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Midwest Puddle Pirate
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I don't know if this has been discussed before, but my search came up empty.

I saw a show on cable about the sad story of the sinking of the yacht Trashman. If you get a chance to catch it, it's worth watching as a "what not to do" primer.

I didn't get to see the beginning of the show, so I missed the setup. I did see the boat get thrashed by a storm, lose it's sails, lose it's engine, lose electrical power, free fall off the crest of a breaking 30 foot wave, stove in a hatch and sink.

What I also saw was a crew out on the open sea who didn't keep on top of the weather. They also left the sails up too long and had them torn away by the storm. They overworked the engine until it cooked. Had inadequate battery power to be able to contact help once the engine died. Had no life raft, and ended up adrift in a zodiac RIB. No ditch kit. No food, no water. No epirb. No medical supplies. No handheld radio. They got off the boat with the dinghy and the clothes on their backs.

2 of the 5 crew survived after 6 days in the RIB, and only because they were spotted by a russian freighter after drifting 160 miles further out to sea.

I know that in emergency situations, things go wrong. You can't plan for everything and what you do plan will go wrong. I don't think this crew had a plan that went beyond "if the boat sinks, someone will save us".
 

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On the hard
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From what I understand, three of the crew, the ones that didn't make it, had chemical dependencies that doomed them from the moment of shipwreck. One was quoted as saying, "I'll be right back, I'm just gonna run out and get some beer and smokes". The three that were lost became shark food.
 

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Here's a link to lots of info: Trashman

I remember watching this a while ago on Discovery. I thought the dramatizations were overdone, but the interviews with the survivors made up for it. I couldn't find when it will be airing again.

Did you know that Discovery has suggestions for how to survive at sea? How to Survive
What's wrong with this picture from the site?


Hoping never to be in a survival situation.
 

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Owner, Green Bay Packers
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Here's a link to lots of info: Trashman

I remember watching this a while ago on Discovery. I thought the dramatizations were overdone, but the interviews with the survivors made up for it. I couldn't find when it will be airing again.

Did you know that Discovery has suggestions for how to survive at sea? How to Survive
What's wrong with this picture from the site?


Hoping never to be in a survival situation.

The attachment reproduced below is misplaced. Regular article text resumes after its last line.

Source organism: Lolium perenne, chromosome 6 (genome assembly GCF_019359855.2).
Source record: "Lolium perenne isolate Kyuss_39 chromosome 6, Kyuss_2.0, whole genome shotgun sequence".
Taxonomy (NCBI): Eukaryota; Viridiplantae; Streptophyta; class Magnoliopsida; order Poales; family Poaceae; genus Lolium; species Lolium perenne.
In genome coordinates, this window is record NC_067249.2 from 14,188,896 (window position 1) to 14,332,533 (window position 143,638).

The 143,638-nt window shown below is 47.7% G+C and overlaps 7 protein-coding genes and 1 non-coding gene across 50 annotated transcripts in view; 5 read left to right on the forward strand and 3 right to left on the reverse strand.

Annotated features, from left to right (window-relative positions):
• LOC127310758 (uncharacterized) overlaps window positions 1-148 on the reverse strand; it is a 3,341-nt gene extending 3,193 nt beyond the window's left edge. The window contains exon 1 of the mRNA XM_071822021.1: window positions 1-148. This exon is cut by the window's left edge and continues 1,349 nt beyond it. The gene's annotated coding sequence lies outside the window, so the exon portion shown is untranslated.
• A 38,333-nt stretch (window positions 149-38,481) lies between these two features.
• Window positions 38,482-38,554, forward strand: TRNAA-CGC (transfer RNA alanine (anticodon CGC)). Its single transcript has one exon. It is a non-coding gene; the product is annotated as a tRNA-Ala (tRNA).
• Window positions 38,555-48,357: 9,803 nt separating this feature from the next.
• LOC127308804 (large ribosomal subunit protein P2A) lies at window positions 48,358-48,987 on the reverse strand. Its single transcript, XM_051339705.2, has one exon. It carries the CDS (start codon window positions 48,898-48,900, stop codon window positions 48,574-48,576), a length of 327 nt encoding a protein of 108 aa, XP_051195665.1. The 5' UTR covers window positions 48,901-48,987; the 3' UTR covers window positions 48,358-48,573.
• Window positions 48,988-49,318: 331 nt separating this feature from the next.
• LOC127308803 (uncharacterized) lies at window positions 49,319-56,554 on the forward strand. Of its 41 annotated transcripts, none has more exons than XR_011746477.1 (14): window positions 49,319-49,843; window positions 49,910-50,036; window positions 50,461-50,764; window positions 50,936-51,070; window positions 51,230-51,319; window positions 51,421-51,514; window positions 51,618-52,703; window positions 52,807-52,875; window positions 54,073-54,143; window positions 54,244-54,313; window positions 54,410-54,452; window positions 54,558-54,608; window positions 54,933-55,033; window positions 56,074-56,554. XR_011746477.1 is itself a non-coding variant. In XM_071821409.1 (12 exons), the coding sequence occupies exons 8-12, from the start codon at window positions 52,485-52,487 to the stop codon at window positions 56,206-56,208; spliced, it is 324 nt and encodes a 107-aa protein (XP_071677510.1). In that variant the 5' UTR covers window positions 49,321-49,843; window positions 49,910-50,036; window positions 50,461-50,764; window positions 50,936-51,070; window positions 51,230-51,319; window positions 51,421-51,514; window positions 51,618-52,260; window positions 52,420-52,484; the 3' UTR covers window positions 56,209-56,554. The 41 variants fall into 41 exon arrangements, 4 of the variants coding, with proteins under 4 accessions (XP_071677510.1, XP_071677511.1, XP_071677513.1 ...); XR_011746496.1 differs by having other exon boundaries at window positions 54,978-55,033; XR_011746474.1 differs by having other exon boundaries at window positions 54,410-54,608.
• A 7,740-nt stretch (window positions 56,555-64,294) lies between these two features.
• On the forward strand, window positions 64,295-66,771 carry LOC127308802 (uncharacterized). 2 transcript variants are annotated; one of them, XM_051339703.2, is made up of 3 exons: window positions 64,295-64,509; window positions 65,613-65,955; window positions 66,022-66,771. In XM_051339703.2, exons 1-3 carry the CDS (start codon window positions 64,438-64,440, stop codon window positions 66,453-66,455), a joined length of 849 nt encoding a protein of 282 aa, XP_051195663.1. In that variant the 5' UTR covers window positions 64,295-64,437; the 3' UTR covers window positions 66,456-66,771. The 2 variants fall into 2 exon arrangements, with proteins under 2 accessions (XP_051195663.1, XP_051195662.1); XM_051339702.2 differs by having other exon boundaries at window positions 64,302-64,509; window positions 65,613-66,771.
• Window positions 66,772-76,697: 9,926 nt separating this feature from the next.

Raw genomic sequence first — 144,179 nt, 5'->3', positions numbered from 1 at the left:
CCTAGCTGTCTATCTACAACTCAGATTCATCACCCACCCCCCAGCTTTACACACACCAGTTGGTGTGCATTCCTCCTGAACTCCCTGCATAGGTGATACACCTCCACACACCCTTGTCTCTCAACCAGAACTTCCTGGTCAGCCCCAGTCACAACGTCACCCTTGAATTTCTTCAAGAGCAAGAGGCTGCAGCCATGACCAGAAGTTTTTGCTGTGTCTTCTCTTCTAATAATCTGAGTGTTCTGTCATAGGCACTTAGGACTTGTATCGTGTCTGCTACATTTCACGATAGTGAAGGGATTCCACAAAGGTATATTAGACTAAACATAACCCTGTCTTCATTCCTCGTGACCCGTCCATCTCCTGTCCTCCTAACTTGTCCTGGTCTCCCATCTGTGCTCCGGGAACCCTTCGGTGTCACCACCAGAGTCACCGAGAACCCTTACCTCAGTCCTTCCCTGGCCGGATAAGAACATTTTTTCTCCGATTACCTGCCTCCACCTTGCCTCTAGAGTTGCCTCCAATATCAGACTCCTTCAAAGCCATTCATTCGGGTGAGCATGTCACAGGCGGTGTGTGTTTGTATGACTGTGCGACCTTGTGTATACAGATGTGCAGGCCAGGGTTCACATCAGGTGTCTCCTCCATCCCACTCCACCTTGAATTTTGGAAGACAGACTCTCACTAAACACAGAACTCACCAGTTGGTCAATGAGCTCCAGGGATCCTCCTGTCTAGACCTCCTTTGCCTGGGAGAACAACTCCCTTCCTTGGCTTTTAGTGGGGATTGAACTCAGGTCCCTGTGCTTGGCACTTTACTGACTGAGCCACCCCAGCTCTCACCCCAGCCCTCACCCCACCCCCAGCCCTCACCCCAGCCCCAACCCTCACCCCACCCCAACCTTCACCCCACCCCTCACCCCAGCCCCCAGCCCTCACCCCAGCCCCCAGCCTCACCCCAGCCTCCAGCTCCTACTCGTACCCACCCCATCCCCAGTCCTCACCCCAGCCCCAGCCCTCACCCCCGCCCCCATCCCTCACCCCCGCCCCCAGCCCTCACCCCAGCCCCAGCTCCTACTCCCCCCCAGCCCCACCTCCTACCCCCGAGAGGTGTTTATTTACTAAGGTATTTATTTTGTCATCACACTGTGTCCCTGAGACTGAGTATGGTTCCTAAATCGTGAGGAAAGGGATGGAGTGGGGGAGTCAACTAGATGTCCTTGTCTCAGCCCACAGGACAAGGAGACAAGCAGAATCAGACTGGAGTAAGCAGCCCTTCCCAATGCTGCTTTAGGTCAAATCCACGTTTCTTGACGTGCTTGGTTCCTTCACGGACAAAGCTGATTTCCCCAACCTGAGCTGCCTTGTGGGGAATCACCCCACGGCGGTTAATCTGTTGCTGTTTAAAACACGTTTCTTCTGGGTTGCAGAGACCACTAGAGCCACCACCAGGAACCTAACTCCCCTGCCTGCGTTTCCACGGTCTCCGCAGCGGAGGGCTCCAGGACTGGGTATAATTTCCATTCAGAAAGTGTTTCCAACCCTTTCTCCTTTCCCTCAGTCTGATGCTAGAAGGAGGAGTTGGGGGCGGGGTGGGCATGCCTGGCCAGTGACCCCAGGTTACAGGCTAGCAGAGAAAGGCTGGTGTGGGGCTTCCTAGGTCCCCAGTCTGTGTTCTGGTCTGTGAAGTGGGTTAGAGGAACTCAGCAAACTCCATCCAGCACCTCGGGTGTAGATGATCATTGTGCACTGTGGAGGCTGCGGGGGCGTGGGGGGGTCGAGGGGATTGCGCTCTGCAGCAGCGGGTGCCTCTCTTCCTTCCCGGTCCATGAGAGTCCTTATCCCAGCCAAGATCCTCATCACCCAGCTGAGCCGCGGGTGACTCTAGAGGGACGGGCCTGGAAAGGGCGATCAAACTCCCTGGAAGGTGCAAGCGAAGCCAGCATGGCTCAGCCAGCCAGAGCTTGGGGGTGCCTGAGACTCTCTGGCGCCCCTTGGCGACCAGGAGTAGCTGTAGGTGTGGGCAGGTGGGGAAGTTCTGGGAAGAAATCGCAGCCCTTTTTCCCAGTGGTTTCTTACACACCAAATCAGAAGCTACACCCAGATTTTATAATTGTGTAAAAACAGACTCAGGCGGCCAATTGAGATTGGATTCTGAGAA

Looks like they're jumping off a boat that floating pretty well into a raft! Not to mention that the fellow airborne is about to stress test the stitching on their survival vehicle? (g)
 

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Thanks Courtney.
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I'm guessing that jumping DOWN into the life raft might be a start.
 

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Did you expect them to sink a boat for the photograph?
The photo is probably a stock shot from the life raft maker or other safety org.
 

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Sink the Boat! Sink the Boat..... Why? To make it more realistic. :D
 

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I read the book by one of the survivors. While she doesn't come right out and say it, she strongly implies having emotional problems and a willingness to use drugs before setting out.
One should be careful who they go offshore with.
 

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Trashman revisited

I worked with the guy who walked off the raft looking for smokes. In retrospect, there were questions regarding his psychological fitness due to personal issues unrelated to chemical dependency. I believe Trashman was an Alden and also understood that storm shutters for the side lights, which were rather large, were either missing from the boat or were not installed. When the side lights blew out, it was the beginning of the end. I heard that this was the reason for abandoning the boat and taking to the raft.

Most larger Aldens were fitted with the shutters to avoid this problem.
 

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39512,

The write up made everyone on board sound pretty messed up - e.g. - not really paying attention to the conditions or caring about it until it was too late anyway. Were they essentially out on a "too-ambitious" party cruise and just got caught?
 

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Easy there pal. Cam will pounce and start another lame sailors thread!